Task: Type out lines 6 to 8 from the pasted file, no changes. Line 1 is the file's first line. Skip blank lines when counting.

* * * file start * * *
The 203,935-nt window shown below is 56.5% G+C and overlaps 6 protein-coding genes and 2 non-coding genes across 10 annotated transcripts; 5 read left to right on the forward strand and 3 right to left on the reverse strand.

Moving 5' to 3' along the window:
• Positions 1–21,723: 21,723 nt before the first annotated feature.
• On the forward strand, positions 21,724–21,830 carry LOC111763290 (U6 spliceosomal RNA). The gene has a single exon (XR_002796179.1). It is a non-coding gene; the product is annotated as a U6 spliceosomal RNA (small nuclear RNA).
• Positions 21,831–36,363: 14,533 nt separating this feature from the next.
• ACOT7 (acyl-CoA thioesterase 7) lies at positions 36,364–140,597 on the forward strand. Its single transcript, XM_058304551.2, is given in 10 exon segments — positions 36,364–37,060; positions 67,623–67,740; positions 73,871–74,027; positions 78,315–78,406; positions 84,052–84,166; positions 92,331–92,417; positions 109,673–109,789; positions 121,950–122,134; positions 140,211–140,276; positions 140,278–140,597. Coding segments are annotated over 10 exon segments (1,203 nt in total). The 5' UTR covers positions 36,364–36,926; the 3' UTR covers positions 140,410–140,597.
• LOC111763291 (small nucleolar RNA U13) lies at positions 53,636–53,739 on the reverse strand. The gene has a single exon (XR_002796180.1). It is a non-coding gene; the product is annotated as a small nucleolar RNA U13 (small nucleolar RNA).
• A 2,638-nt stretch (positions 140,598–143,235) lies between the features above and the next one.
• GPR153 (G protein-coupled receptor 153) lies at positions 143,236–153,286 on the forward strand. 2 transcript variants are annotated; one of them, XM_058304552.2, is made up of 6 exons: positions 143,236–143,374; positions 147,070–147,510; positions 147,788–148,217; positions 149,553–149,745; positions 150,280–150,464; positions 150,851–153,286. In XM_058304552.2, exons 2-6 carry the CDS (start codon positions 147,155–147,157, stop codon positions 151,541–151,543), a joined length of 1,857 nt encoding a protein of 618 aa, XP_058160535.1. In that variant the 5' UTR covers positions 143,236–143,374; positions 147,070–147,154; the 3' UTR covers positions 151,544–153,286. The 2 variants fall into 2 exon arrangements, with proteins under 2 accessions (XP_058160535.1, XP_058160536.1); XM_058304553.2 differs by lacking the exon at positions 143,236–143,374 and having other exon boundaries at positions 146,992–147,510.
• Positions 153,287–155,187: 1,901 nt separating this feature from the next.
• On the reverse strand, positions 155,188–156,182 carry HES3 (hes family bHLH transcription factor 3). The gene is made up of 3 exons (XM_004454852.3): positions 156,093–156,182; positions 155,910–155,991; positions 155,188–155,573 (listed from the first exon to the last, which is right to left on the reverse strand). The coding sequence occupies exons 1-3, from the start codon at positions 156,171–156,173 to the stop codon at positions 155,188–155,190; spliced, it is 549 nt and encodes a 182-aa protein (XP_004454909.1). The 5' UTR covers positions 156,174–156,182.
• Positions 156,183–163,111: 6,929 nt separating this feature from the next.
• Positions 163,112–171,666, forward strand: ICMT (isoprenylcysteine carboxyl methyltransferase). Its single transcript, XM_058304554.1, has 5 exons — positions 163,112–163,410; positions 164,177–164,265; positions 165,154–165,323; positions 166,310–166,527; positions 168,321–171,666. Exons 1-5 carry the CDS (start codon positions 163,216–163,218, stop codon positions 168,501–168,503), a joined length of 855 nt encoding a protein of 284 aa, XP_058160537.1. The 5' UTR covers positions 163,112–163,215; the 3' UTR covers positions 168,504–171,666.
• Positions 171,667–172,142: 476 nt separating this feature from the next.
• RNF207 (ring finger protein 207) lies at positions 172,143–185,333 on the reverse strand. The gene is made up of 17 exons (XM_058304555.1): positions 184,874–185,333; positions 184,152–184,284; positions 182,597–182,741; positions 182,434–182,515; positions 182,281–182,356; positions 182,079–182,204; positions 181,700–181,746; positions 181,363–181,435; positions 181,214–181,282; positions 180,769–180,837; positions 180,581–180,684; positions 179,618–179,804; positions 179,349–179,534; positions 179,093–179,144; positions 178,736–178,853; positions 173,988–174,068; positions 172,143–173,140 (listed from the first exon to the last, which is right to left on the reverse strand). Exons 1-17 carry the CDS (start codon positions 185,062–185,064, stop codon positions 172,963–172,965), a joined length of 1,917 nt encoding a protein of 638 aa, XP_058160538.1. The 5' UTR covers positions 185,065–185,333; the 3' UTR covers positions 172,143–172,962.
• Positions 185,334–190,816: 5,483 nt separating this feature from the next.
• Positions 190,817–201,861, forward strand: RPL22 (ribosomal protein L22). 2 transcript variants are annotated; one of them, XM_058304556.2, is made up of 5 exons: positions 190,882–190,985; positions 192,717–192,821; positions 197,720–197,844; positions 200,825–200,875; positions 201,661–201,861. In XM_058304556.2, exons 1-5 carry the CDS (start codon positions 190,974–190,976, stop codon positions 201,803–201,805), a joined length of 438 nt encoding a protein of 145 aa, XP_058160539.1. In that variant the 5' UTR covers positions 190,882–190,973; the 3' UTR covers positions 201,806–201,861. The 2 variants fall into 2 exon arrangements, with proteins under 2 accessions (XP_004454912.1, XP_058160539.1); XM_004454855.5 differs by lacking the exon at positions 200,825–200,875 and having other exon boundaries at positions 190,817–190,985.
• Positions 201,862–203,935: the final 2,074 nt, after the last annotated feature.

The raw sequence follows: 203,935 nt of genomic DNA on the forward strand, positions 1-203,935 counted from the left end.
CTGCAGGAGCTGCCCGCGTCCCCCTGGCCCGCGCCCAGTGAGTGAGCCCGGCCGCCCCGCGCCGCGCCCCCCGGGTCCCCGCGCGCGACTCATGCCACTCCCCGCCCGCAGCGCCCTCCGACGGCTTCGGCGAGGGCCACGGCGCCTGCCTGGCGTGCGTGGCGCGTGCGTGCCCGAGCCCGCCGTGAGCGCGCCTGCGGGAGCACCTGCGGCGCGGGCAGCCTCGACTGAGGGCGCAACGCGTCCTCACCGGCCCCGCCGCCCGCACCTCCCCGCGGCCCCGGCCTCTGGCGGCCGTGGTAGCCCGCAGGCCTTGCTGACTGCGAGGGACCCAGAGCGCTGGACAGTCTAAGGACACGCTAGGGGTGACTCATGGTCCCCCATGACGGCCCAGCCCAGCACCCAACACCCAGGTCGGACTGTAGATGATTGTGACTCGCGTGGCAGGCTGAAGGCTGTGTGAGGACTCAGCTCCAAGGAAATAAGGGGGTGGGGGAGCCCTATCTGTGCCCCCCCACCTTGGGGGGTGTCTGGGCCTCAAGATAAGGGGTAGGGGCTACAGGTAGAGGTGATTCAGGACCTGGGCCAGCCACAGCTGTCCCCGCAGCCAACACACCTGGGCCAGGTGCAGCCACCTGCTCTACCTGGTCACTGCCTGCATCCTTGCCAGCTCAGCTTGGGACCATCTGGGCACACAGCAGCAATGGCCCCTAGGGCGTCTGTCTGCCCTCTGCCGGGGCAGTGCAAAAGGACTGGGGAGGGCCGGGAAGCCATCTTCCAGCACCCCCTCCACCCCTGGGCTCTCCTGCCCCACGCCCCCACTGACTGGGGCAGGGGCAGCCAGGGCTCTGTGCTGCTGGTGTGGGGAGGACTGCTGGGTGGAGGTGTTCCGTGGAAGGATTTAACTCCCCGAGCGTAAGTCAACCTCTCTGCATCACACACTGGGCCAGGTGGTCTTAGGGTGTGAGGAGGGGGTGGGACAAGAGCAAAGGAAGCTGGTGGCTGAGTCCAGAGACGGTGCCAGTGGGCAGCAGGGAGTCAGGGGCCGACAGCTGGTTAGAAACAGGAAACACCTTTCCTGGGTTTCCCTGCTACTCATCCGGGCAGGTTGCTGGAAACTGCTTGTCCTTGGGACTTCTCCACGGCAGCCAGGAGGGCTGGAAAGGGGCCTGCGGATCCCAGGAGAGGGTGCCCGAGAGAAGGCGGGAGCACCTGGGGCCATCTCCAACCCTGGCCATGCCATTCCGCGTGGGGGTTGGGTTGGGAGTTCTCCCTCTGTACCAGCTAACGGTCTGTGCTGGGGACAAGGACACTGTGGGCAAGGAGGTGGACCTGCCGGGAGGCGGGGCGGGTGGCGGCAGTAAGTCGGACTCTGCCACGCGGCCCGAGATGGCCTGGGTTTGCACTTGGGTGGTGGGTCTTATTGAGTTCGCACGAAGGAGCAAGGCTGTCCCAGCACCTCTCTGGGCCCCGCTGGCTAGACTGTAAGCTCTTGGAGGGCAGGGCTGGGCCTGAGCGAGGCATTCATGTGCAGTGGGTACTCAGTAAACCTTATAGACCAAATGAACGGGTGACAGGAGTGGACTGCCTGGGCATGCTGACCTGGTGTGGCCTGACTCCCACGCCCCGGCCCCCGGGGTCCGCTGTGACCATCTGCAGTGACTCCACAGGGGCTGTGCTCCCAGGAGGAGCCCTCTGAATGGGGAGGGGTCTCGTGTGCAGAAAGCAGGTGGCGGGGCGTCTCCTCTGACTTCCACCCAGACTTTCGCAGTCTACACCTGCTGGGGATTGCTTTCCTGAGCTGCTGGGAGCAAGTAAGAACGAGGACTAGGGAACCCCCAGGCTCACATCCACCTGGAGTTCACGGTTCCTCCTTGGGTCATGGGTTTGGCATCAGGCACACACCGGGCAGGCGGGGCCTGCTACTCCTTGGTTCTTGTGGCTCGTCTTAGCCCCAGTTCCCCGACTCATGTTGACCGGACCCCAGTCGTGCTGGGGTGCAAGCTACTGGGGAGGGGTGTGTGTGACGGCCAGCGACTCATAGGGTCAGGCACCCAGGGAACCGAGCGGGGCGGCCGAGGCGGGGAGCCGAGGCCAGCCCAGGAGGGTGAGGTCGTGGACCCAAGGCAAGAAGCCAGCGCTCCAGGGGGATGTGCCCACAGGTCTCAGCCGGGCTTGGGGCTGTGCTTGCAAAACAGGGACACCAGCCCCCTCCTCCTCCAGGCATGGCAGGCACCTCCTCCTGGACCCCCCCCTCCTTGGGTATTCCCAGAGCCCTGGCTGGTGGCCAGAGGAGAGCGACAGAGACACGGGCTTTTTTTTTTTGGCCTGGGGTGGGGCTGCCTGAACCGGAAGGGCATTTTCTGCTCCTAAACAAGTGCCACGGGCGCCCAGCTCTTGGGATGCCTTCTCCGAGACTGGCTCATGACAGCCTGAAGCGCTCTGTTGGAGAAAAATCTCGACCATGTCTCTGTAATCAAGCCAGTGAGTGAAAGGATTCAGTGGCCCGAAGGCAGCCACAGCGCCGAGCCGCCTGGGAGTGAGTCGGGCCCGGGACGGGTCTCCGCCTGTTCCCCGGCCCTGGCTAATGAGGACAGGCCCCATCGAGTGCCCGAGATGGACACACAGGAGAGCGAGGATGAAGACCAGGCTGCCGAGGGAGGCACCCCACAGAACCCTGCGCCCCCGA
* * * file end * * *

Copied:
• ACOT7 (acyl-CoA thioesterase 7) lies at positions 36,364–140,597 on the forward strand. Its single transcript, XM_058304551.2, is given in 10 exon segments — positions 36,364–37,060; positions 67,623–67,740; positions 73,871–74,027; positions 78,315–78,406; positions 84,052–84,166; positions 92,331–92,417; positions 109,673–109,789; positions 121,950–122,134; positions 140,211–140,276; positions 140,278–140,597. Coding segments are annotated over 10 exon segments (1,203 nt in total). The 5' UTR covers positions 36,364–36,926; the 3' UTR covers positions 140,410–140,597.
• LOC111763291 (small nucleolar RNA U13) lies at positions 53,636–53,739 on the reverse strand. The gene has a single exon (XR_002796180.1). It is a non-coding gene; the product is annotated as a small nucleolar RNA U13 (small nucleolar RNA).
• A 2,638-nt stretch (positions 140,598–143,235) lies between the features above and the next one.